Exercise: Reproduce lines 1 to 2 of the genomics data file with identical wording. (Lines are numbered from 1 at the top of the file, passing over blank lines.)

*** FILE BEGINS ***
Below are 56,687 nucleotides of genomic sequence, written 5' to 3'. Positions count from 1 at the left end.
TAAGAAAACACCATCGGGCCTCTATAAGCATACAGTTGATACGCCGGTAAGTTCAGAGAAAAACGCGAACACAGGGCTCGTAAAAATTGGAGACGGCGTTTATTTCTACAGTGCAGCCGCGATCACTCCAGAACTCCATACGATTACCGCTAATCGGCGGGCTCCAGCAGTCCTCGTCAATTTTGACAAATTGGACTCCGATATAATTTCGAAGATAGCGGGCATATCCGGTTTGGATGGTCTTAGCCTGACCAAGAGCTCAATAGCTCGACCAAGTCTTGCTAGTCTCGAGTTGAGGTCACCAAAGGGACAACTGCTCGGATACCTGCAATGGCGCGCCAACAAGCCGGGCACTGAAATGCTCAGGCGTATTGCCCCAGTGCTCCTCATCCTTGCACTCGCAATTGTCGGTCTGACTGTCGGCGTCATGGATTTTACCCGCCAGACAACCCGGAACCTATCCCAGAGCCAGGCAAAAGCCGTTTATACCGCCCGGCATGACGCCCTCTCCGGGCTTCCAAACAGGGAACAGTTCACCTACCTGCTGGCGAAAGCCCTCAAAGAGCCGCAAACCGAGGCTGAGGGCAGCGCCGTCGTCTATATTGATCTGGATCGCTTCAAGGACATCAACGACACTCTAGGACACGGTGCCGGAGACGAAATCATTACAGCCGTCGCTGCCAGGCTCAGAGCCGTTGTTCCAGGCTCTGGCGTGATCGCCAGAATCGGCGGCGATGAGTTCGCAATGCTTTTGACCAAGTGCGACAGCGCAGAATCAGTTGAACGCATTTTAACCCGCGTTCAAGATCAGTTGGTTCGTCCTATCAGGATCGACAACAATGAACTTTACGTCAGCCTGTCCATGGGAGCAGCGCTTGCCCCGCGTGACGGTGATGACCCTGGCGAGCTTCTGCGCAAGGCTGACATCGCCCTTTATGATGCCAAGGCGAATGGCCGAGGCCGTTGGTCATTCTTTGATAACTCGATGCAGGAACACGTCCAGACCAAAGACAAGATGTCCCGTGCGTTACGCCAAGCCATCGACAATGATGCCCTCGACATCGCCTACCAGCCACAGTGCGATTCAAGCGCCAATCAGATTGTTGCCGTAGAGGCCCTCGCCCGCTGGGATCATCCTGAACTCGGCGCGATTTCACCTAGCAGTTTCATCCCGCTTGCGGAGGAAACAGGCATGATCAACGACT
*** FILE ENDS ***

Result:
Below are 56,687 nucleotides of genomic sequence, written 5' to 3'. Positions count from 1 at the left end.
TAAGAAAACACCATCGGGCCTCTATAAGCATACAGTTGATACGCCGGTAAGTTCAGAGAAAAACGCGAACACAGGGCTCGTAAAAATTGGAGACGGCGTTTATTTCTACAGTGCAGCCGCGATCACTCCAGAACTCCATACGATTACCGCTAATCGGCGGGCTCCAGCAGTCCTCGTCAATTTTGACAAATTGGACTCCGATATAATTTCGAAGATAGCGGGCATATCCGGTTTGGATGGTCTTAGCCTGACCAAGAGCTCAATAGCTCGACCAAGTCTTGCTAGTCTCGAGTTGAGGTCACCAAAGGGACAACTGCTCGGATACCTGCAATGGCGCGCCAACAAGCCGGGCACTGAAATGCTCAGGCGTATTGCCCCAGTGCTCCTCATCCTTGCACTCGCAATTGTCGGTCTGACTGTCGGCGTCATGGATTTTACCCGCCAGACAACCCGGAACCTATCCCAGAGCCAGGCAAAAGCCGTTTATACCGCCCGGCATGACGCCCTCTCCGGGCTTCCAAACAGGGAACAGTTCACCTACCTGCTGGCGAAAGCCCTCAAAGAGCCGCAAACCGAGGCTGAGGGCAGCGCCGTCGTCTATATTGATCTGGATCGCTTCAAGGACATCAACGACACTCTAGGACACGGTGCCGGAGACGAAATCATTACAGCCGTCGCTGCCAGGCTCAGAGCCGTTGTTCCAGGCTCTGGCGTGATCGCCAGAATCGGCGGCGATGAGTTCGCAATGCTTTTGACCAAGTGCGACAGCGCAGAATCAGTTGAACGCATTTTAACCCGCGTTCAAGATCAGTTGGTTCGTCCTATCAGGATCGACAACAATGAACTTTACGTCAGCCTGTCCATGGGAGCAGCGCTTGCCCCGCGTGACGGTGATGACCCTGGCGAGCTTCTGCGCAAGGCTGACATCGCCCTTTATGATGCCAAGGCGAATGGCCGAGGCCGTTGGTCATTCTTTGATAACTCGATGCAGGAACACGTCCAGACCAAAGACAAGATGTCCCGTGCGTTACGCCAAGCCATCGACAATGATGCCCTCGACATCGCCTACCAGCCACAGTGCGATTCAAGCGCCAATCAGATTGTTGCCGTAGAGGCCCTCGCCCGCTGGGATCATCCTGAACTCGGCGCGATTTCACCTAGCAGTTTCATCCCGCTTGCGGAGGAAACAGGCATGATCAACGACT